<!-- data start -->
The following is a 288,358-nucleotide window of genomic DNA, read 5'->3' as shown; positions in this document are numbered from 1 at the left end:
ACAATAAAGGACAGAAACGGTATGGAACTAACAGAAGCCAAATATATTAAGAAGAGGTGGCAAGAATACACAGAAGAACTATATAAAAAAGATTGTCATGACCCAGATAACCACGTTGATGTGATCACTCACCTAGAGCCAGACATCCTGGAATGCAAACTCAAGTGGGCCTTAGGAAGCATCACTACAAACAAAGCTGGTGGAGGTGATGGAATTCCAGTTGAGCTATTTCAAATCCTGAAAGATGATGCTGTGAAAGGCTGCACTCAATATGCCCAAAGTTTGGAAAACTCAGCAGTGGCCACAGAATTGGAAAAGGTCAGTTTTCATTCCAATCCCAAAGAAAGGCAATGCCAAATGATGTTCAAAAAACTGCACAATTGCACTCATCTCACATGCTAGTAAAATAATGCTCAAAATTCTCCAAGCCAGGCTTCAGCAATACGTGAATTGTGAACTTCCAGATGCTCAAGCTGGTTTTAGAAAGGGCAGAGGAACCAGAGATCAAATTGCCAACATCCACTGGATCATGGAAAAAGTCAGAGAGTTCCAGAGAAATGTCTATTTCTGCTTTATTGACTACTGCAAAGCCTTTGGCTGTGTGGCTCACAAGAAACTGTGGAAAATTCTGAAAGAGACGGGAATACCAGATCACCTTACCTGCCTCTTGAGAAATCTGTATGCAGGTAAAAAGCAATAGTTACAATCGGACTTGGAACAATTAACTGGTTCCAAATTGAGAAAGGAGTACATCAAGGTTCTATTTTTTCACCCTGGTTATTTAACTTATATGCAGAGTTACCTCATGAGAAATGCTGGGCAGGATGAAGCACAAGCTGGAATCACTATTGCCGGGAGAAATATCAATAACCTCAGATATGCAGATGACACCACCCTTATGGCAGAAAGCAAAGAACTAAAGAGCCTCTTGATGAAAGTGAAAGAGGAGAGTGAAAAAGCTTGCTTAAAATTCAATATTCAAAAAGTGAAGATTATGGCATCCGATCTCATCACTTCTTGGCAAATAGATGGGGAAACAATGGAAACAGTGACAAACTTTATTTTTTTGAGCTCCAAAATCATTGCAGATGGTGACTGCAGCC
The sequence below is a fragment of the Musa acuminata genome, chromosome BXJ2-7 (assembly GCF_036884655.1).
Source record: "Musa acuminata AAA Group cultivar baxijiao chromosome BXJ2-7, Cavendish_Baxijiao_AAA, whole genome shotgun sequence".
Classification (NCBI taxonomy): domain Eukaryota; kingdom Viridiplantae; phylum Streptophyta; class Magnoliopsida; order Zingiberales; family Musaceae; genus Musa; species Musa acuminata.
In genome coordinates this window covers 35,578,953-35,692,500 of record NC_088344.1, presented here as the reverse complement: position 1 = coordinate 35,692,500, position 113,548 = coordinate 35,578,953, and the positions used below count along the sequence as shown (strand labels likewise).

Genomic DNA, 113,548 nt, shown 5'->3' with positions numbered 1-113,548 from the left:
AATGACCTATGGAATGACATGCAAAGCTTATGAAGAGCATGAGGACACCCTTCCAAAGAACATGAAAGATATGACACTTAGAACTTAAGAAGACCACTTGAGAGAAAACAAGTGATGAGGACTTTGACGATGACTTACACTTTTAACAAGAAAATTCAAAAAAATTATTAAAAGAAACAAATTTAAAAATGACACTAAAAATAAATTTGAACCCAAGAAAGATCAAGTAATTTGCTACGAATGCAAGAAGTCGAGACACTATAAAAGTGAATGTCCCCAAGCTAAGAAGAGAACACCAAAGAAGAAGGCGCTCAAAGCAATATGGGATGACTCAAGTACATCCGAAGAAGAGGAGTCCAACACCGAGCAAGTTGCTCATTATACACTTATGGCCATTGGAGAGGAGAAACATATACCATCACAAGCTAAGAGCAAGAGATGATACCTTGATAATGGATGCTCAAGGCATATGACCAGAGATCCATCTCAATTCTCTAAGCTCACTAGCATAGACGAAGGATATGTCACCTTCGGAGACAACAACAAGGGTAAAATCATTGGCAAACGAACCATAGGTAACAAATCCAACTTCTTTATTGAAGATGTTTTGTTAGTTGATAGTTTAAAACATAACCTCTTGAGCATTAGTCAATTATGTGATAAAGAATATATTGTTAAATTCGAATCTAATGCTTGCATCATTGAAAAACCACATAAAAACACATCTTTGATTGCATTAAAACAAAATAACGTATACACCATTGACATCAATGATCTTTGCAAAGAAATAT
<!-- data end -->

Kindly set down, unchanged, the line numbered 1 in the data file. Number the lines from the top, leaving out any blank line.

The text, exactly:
The following is a 288,358-nucleotide window of genomic DNA, read 5'->3' as shown; positions in this document are numbered from 1 at the left end: